Paul Blomfield, a member of the Business Innovation and Skills committee, said the move would encourage 18-year-olds to develop the habit of voting.
Labour will be keen to maximise voting among young people in next year’s general election, in the hope of capitalising on the Liberal Democrats’ trauma over the broken pledge to oppose fee rises. The party may believe it has a chance of using the fees issues to unseat Liberal Democrat MPs, particularly in seats with a sizeable student vote.
Mr Blomfield, whose Sheffield Central constituency borders the Sheffield Hallam constituency of Lib Dem leader Nick Clegg, put a question on polling stations to Cabinet office minister Greg Clark in the Commons today.
“Ministers will recognise the particularly challenge of engaging young people in the electoral process,” he said.
“Will the minister [say] what consideration has been given to having polling stations in sixth-form colleges, further education colleges and universities to encourage 18-year-olds to vote?”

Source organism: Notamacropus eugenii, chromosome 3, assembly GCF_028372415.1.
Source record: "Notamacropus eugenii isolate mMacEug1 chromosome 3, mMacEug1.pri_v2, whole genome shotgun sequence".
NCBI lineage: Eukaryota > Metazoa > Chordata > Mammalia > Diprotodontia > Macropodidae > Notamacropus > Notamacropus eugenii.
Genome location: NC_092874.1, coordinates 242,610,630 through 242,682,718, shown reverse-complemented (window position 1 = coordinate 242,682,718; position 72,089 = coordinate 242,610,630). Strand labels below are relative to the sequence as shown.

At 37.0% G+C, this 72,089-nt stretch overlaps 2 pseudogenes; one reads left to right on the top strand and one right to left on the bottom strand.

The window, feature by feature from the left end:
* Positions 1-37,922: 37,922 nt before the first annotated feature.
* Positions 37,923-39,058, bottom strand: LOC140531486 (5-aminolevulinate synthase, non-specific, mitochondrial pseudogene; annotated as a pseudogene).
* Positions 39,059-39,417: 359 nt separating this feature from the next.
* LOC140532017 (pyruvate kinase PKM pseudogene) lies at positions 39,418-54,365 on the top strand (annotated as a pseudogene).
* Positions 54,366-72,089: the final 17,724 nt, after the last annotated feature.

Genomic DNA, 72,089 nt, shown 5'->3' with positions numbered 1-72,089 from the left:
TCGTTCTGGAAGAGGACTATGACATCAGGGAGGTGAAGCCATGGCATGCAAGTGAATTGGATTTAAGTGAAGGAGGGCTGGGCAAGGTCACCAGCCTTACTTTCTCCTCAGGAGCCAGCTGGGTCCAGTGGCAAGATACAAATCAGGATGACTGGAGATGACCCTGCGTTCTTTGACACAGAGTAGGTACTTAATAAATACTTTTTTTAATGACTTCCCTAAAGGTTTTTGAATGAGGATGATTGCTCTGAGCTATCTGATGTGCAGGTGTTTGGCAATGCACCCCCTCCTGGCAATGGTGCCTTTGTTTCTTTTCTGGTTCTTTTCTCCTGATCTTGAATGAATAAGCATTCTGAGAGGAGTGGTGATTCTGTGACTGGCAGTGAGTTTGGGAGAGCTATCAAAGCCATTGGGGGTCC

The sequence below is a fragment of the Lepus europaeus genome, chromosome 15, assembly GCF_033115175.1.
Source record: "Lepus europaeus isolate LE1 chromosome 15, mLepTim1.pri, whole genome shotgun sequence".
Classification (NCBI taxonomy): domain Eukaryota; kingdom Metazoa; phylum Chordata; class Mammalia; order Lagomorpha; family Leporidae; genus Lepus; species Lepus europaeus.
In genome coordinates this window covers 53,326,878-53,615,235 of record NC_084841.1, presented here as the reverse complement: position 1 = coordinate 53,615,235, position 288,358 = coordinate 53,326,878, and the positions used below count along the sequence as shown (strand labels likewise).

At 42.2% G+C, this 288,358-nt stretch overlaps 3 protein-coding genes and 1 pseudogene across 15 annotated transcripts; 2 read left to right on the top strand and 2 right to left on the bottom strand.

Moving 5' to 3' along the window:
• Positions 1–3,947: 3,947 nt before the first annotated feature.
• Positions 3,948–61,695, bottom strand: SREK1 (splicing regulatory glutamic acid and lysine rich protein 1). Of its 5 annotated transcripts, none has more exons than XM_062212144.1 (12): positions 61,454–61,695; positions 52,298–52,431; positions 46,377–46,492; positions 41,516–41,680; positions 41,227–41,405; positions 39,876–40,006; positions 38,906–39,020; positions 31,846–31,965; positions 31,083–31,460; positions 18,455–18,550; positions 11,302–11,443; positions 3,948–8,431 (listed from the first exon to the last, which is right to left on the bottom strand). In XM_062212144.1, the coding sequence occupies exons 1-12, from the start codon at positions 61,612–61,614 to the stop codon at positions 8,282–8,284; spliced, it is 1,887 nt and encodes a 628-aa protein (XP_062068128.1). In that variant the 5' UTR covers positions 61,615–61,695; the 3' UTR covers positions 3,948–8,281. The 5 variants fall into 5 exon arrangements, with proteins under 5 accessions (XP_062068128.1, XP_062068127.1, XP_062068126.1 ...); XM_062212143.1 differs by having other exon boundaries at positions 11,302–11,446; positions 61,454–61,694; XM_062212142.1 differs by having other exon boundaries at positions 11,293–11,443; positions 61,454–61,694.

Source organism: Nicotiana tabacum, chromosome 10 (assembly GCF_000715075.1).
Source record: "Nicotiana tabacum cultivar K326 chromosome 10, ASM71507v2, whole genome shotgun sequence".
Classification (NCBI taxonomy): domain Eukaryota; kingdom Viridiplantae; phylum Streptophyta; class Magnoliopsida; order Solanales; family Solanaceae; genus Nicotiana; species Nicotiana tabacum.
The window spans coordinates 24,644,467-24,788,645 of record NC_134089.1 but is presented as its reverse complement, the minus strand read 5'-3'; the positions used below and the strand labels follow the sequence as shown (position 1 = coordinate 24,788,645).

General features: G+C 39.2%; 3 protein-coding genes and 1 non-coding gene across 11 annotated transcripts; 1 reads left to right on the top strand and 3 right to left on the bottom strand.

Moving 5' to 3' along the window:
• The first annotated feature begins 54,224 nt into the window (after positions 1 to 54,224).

According to Mr Blomfield, Mr Clark “undertook to consider the issue further”.
Mr Blomfield added afterwards: “There is a danger that, if younger people disengage from the political system, they will lose their voice in the decisions that affect their lives.
“In a week when the Prime Minister has been offering pledges to pensioners, who vote in large numbers, we might ask why young people have faced the worst of this government’s policies – with rising long-term youth unemployment, abolition of Education Maintenance Allowances and trebling of university fees. Maybe it would have been different if they voted in larger numbers.”